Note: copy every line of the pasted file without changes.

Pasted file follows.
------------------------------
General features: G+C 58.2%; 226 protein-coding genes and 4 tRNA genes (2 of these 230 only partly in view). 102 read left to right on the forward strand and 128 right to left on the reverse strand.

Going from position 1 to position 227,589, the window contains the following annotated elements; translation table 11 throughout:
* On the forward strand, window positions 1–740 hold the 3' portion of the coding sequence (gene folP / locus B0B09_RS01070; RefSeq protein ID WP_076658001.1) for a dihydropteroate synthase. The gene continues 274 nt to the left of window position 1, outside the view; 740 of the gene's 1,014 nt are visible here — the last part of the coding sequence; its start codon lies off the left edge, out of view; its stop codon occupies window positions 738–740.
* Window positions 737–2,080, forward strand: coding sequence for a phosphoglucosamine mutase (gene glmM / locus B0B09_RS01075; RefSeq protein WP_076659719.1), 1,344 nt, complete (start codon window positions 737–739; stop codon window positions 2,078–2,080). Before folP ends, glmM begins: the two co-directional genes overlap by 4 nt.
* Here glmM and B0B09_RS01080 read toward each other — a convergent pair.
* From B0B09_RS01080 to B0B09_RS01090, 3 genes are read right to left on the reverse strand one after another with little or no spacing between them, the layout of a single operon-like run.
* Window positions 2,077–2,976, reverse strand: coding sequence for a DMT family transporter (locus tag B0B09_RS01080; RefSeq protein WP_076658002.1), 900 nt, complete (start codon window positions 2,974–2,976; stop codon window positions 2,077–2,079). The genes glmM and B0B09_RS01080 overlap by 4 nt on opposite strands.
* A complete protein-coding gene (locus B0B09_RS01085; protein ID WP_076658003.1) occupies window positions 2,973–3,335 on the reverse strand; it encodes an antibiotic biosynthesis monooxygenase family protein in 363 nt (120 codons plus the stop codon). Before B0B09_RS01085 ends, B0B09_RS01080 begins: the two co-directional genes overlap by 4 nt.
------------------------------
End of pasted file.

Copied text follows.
General features: G+C 58.2%; 226 protein-coding genes and 4 tRNA genes (2 of these 230 only partly in view). 102 read left to right on the forward strand and 128 right to left on the reverse strand.

Going from position 1 to position 227,589, the window contains the following annotated elements; translation table 11 throughout:
* On the forward strand, window positions 1–740 hold the 3' portion of the coding sequence (gene folP / locus B0B09_RS01070; RefSeq protein ID WP_076658001.1) for a dihydropteroate synthase. The gene continues 274 nt to the left of window position 1, outside the view; 740 of the gene's 1,014 nt are visible here — the last part of the coding sequence; its start codon lies off the left edge, out of view; its stop codon occupies window positions 738–740.
* Window positions 737–2,080, forward strand: coding sequence for a phosphoglucosamine mutase (gene glmM / locus B0B09_RS01075; RefSeq protein WP_076659719.1), 1,344 nt, complete (start codon window positions 737–739; stop codon window positions 2,078–2,080). Before folP ends, glmM begins: the two co-directional genes overlap by 4 nt.
* Here glmM and B0B09_RS01080 read toward each other — a convergent pair.
* From B0B09_RS01080 to B0B09_RS01090, 3 genes are read right to left on the reverse strand one after another with little or no spacing between them, the layout of a single operon-like run.
* Window positions 2,077–2,976, reverse strand: coding sequence for a DMT family transporter (locus tag B0B09_RS01080; RefSeq protein WP_076658002.1), 900 nt, complete (start codon window positions 2,974–2,976; stop codon window positions 2,077–2,079). The genes glmM and B0B09_RS01080 overlap by 4 nt on opposite strands.
* A complete protein-coding gene (locus B0B09_RS01085; protein ID WP_076658003.1) occupies window positions 2,973–3,335 on the reverse strand; it encodes an antibiotic biosynthesis monooxygenase family protein in 363 nt (120 codons plus the stop codon). Before B0B09_RS01085 ends, B0B09_RS01080 begins: the two co-directional genes overlap by 4 nt.